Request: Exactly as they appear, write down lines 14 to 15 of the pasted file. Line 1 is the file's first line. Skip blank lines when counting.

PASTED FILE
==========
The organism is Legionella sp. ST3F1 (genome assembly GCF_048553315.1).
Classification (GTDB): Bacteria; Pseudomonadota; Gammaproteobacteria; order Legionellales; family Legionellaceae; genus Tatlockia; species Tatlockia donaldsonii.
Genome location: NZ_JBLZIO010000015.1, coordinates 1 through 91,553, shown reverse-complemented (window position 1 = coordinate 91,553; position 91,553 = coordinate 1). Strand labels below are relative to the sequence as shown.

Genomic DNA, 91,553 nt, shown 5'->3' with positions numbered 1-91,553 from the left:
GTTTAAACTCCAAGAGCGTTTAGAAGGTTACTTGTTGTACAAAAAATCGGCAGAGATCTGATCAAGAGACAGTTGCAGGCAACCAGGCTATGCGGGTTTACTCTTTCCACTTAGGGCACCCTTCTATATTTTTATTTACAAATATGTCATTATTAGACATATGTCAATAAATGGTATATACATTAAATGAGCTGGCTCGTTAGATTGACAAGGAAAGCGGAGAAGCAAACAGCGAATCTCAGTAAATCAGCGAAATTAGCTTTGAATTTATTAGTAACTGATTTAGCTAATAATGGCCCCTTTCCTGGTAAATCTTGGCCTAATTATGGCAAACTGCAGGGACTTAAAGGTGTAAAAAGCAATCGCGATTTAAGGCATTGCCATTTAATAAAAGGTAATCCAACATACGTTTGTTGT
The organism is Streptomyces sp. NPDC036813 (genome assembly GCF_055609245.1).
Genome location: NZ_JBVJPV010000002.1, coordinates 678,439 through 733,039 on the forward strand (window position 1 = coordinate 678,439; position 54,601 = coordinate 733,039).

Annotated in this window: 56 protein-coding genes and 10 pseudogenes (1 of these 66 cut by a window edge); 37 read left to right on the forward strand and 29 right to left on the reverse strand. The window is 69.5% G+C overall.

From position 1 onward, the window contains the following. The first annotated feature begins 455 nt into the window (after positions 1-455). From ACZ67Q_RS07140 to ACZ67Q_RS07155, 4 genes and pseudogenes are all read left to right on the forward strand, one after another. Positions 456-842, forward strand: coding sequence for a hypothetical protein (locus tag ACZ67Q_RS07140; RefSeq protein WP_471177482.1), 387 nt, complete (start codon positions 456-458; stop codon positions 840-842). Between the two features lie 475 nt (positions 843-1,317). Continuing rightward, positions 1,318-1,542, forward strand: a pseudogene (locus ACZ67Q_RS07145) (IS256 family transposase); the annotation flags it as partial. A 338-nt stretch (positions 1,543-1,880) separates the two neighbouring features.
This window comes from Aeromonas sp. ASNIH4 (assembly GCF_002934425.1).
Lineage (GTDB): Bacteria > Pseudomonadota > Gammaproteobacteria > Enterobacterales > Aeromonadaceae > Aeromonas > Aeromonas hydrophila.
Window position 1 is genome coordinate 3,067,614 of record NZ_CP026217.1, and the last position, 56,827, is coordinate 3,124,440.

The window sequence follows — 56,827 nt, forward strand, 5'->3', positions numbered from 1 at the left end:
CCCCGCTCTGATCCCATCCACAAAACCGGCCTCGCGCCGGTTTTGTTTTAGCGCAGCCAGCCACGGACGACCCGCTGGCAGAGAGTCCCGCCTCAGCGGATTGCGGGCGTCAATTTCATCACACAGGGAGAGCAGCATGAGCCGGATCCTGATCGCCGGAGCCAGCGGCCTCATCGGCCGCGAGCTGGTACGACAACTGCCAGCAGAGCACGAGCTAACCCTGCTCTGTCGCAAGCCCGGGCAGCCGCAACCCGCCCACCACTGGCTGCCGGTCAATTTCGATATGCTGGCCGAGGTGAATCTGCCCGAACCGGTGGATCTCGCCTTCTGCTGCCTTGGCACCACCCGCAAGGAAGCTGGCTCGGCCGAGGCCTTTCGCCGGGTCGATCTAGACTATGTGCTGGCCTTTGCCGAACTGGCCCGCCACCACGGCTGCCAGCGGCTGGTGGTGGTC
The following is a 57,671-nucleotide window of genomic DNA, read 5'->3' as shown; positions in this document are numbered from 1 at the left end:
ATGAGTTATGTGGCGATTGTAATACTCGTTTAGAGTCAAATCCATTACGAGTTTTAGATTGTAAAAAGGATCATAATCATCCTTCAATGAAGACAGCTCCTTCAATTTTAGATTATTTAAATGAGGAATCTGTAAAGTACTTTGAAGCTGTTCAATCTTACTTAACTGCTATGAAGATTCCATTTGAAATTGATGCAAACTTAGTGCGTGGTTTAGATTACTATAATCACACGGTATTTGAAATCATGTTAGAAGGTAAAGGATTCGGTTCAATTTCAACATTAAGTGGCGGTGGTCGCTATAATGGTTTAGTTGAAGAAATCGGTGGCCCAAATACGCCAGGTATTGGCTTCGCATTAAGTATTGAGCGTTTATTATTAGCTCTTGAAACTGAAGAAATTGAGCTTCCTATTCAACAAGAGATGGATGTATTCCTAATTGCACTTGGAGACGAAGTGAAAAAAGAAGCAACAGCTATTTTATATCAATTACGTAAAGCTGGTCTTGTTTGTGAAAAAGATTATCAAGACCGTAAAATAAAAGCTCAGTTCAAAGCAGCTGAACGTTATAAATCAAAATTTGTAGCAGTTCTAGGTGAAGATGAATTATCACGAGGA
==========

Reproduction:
CCCCGCTCTGATCCCATCCACAAAACCGGCCTCGCGCCGGTTTTGTTTTAGCGCAGCCAGCCACGGACGACCCGCTGGCAGAGAGTCCCGCCTCAGCGGATTGCGGGCGTCAATTTCATCACACAGGGAGAGCAGCATGAGCCGGATCCTGATCGCCGGAGCCAGCGGCCTCATCGGCCGCGAGCTGGTACGACAACTGCCAGCAGAGCACGAGCTAACCCTGCTCTGTCGCAAGCCCGGGCAGCCGCAACCCGCCCACCACTGGCTGCCGGTCAATTTCGATATGCTGGCCGAGGTGAATCTGCCCGAACCGGTGGATCTCGCCTTCTGCTGCCTTGGCACCACCCGCAAGGAAGCTGGCTCGGCCGAGGCCTTTCGCCGGGTCGATCTAGACTATGTGCTGGCCTTTGCCGAACTGGCCCGCCACCACGGCTGCCAGCGGCTGGTGGTGGTC
The following is a 57,671-nucleotide window of genomic DNA, read 5'->3' as shown; positions in this document are numbered from 1 at the left end: